Welcome to another Our Week in Games here at The Reticule Towers. I think the biggest news of the past week was the confirmation that Samsung and Oculus are working together to develop the Gear VR, an Oculus-like headset that can be used with Samsung’s Note 4. I haven’t tried an Oculus yet, but while I can see the attraction of using a VR headset when playing on a PC or a console…I don’t see the attraction of using it with a mobile device. That might just be me, what does everyone think about VR?
Once you’ve thought about that, hit the break to check out Our Week in Games.
I’m struggling to identify where the past week has gone. I’ve spent most of it waiting for various handymen to come around the flat for various work while avoiding the swarms of police that have been around South Wales because of the NATO summit.
In gaming terms I’ve largely been playing Diablo and Battlefield on the PlayStation. I would have started off with The Sims as well, but once I had my Origin key…I didn’t have a chance to dive in and check it out. Getting drunk is sometimes more important. With a week away coming up, I won’t be able to check it out either for a while. This makes me quite sad.
On the plus side, PC Gamer’s Chris Thursten has been streaming the game on his Twitch channel this past week. He set up journohouse which contains esteemed figures such as Chris, Matt Lees, Dan Grill and several others (and somehow I’ve found my way in there). Until I get around to playing, this is keeping me entertained.
I’ve been lost in space this week.
Making the clearly stupid choice to buy into the Elite Dangerous beta last week, I have been drifting noisily through the interstellar vacuum and having enormous fun. This doesn’t sound like a bad thing, but as I have Cloud Chamber to review at the moment, it is rapidly becoming one. Time, in Elite Dangerous, tends to lose meaning rather rapidly.
You see, ED is a special game. Mostly due to the fact that despite there being very little to actually do in it, the actual business of flying a ship becomes the best thing ever. Take landing for instance – most space games have a simple analogue of touching down somewhere for resupply and stretching your legs. And most of those have an automatic system, or guidance in some way to make it easy – so that it becomes like pulling into a parking spot. Simple, no fuss, look at the pretty lights etc.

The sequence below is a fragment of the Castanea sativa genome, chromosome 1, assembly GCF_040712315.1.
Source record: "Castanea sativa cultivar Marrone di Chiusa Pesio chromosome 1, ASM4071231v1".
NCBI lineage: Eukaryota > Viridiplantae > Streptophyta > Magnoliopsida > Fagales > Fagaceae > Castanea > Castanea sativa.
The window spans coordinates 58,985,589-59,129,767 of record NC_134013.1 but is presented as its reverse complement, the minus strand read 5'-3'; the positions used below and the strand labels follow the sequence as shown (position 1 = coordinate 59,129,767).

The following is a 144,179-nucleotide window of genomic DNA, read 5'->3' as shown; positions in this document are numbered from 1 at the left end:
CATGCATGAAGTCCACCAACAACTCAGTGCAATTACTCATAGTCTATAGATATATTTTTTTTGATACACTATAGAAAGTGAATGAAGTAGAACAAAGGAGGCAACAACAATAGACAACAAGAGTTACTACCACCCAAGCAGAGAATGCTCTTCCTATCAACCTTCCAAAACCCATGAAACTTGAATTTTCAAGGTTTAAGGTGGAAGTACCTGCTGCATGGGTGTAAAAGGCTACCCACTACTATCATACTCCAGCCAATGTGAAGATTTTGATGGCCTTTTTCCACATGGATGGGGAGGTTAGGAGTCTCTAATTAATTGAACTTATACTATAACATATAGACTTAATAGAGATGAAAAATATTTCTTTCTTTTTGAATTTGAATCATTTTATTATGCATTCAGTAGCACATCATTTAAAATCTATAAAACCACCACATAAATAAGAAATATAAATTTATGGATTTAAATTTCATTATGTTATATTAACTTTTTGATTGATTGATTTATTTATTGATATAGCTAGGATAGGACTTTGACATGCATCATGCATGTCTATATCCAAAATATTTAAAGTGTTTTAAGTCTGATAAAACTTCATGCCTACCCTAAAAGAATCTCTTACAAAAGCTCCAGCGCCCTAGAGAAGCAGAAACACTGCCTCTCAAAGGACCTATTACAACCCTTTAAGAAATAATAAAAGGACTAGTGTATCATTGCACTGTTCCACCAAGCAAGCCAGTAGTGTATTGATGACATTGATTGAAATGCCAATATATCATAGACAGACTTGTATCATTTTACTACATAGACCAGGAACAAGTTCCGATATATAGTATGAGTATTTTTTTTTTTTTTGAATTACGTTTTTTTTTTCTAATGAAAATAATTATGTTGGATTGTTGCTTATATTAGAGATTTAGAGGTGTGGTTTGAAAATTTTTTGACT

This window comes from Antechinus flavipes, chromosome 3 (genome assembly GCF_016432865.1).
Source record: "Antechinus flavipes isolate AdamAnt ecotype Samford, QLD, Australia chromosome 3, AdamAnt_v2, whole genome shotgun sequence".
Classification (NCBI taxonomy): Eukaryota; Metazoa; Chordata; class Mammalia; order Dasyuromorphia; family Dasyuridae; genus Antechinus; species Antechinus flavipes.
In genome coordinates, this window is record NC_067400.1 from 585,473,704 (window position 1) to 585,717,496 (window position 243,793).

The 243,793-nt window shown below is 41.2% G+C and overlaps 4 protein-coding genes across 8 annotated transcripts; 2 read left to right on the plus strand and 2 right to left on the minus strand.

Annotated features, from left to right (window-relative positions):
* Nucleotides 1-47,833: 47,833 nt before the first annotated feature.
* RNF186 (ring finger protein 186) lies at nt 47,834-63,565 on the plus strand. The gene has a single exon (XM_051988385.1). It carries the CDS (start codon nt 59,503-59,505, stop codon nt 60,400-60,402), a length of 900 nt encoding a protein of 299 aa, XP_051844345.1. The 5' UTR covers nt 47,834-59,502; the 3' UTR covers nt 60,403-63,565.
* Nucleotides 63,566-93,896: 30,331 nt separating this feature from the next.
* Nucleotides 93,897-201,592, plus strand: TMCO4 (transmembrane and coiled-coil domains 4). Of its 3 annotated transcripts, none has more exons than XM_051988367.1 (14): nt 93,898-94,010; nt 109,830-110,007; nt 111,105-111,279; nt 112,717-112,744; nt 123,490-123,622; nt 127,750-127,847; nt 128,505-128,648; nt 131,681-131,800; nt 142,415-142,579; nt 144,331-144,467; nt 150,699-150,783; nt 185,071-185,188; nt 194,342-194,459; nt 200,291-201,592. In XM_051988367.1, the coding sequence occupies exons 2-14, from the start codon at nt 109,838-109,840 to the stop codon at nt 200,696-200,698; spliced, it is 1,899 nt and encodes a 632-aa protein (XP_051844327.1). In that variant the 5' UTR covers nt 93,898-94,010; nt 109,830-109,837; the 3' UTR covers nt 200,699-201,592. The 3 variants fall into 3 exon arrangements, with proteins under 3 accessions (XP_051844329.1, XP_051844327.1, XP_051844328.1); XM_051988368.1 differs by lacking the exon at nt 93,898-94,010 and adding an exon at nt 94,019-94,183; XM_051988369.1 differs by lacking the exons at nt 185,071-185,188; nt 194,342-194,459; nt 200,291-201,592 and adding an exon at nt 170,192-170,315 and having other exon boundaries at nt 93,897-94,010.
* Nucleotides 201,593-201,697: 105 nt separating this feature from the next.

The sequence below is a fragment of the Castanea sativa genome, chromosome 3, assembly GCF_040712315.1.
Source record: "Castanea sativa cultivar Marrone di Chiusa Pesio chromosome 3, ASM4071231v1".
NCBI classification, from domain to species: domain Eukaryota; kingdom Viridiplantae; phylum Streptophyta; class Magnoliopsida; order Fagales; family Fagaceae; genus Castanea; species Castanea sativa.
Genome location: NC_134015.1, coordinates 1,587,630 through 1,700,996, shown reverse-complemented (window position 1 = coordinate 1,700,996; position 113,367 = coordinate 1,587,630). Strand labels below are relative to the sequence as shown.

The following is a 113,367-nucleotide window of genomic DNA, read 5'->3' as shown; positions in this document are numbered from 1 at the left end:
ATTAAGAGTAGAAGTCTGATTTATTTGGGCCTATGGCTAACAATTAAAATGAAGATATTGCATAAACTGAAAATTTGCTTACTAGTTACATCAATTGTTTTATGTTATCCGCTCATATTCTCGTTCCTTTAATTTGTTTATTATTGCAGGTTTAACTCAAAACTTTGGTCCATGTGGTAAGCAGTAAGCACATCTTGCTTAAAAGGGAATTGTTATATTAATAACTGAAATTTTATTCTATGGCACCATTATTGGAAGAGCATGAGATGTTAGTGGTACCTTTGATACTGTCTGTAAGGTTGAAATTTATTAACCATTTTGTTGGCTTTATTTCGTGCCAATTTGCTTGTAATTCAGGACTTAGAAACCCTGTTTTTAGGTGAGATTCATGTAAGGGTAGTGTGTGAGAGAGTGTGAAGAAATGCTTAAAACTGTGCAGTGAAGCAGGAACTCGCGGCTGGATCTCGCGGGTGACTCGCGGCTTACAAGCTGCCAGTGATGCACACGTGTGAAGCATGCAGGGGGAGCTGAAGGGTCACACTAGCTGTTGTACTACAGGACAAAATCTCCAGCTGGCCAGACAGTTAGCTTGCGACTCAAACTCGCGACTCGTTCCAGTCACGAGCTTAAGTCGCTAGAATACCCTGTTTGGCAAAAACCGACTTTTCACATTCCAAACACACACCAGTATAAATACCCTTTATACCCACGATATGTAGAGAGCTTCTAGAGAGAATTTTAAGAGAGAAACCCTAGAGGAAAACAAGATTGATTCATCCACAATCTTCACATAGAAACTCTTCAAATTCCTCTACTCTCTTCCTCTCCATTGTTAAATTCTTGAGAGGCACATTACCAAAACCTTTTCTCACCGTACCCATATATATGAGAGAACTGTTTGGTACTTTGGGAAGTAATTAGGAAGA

Elite Dangerous laughs at that notion, and offers you a tiny slot on a fifty-mile-wide station. Oh, wait, that’s still kind of easy, here let me spin the station for you, just to keep you on your toes. So now it’s a tiny slot, in a fifty-mile-wide station, that is spinning anti-clockwise. So you take it slow and steady, and make it through in one piece… before a dangerous voice squawks about an authorised ship in the docking area and you are promptly shot to buggery.
Ah, forgot to request docking clearance. Let’s try again.
On the next try, you manage to float through the letterbox like a slightly drunk fish with a fin or two missing, and actually feel proud for a moment. Then you realise the station is hollow, and the actual docking pad is a tiny spot on one of the walls of this cavernous space. And now you have docking/undocking ships to contend with on top of all this, all spinning and in your way. Oh, and for goodness sake don’t try and land at a different pad – they shoot you for that too. So once you finally find the pad (numbered for your convenience, hah!), you then have to land by aiming your ship as level and as centered as possible. Fortunately there is a nifty little graphic that pops up showing your position relative to the pad, making things decidedly easier.
Once docked, you have access to the ships facilities and market, but frankly I had no interest in this. Nope. I had but one thought in my awestruck and stress-addled head.
I undocked, flew away, then tried to do the whole thing again, only faster.
Choice. It’s that thing that happens at the end of a game, generally involving pressing a choice of buttons, shooting someone or not, pulling one lever or another, or jumping into a selection of oddly glowing lights. Mask it how you will, but in the end what’s being asked from you is to pick what you think is the most satisfactory ending to the long and sometimes arduous journey you’ve fought your way through. Everything you’ve done, everyone you’ve met and the decisions you’ve made all boil down to this one, final choice.
Problem is, what if you can’t remember why you’re there? What if, hypothetically speaking, you’d put the game down about a year ago and now have absolutely no idea who any of the important characters are, what ideals they represent and above all else what side you’re supposed to be on?
This weekend, I finally finished Deus Ex: Human Revolution – I think I did, anyway. I saw the credits roll at least, but I can’t help but feel like I missed something somewhere. Having not played the game in almost eight months, to say I was a little behind on events would be an understatement. Where the hell was I? Who were these people and why were they firing at me? Why was I firing at them? Did they fire first, or me?
Anyway, I was talking about choices, wasn’t I? After much shooting and stealthing around, the final choice came and I had to make it. I stood and listened to what was probably a very important speech, pleading me to think carefully about my actions and the potential ramifications on the whole of humanity.
I looked down, and picked an option.
I wonder if I chose right?